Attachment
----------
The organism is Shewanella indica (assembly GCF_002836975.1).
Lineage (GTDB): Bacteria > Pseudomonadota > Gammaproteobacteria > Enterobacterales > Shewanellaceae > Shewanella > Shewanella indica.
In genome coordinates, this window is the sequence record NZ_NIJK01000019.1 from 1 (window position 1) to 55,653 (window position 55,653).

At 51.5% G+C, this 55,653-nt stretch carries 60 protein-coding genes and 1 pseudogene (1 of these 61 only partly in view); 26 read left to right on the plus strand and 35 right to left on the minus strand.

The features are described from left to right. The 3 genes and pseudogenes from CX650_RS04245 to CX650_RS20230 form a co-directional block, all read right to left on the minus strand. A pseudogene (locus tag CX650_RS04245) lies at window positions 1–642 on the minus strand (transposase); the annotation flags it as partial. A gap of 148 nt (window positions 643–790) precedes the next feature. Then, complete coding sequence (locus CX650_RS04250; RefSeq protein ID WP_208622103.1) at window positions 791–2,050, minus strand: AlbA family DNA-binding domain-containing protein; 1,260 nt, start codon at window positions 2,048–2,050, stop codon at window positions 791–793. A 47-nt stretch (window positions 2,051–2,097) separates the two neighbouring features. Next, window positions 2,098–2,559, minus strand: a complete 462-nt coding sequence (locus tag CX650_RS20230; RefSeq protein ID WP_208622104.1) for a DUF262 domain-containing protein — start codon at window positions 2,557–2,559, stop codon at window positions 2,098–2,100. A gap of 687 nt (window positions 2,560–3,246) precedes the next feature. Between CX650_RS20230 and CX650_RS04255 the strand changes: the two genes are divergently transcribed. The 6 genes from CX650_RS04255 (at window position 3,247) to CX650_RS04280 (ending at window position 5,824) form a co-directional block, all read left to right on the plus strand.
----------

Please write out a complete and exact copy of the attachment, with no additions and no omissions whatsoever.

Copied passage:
The organism is Shewanella indica (assembly GCF_002836975.1).
Lineage (GTDB): Bacteria > Pseudomonadota > Gammaproteobacteria > Enterobacterales > Shewanellaceae > Shewanella > Shewanella indica.
In genome coordinates, this window is the sequence record NZ_NIJK01000019.1 from 1 (window position 1) to 55,653 (window position 55,653).

At 51.5% G+C, this 55,653-nt stretch carries 60 protein-coding genes and 1 pseudogene (1 of these 61 only partly in view); 26 read left to right on the plus strand and 35 right to left on the minus strand.

The features are described from left to right. The 3 genes and pseudogenes from CX650_RS04245 to CX650_RS20230 form a co-directional block, all read right to left on the minus strand. A pseudogene (locus tag CX650_RS04245) lies at window positions 1–642 on the minus strand (transposase); the annotation flags it as partial. A gap of 148 nt (window positions 643–790) precedes the next feature. Then, complete coding sequence (locus CX650_RS04250; RefSeq protein ID WP_208622103.1) at window positions 791–2,050, minus strand: AlbA family DNA-binding domain-containing protein; 1,260 nt, start codon at window positions 2,048–2,050, stop codon at window positions 791–793. A 47-nt stretch (window positions 2,051–2,097) separates the two neighbouring features. Next, window positions 2,098–2,559, minus strand: a complete 462-nt coding sequence (locus tag CX650_RS20230; RefSeq protein ID WP_208622104.1) for a DUF262 domain-containing protein — start codon at window positions 2,557–2,559, stop codon at window positions 2,098–2,100. A gap of 687 nt (window positions 2,560–3,246) precedes the next feature. Between CX650_RS20230 and CX650_RS04255 the strand changes: the two genes are divergently transcribed. The 6 genes from CX650_RS04255 (at window position 3,247) to CX650_RS04280 (ending at window position 5,824) form a co-directional block, all read left to right on the plus strand.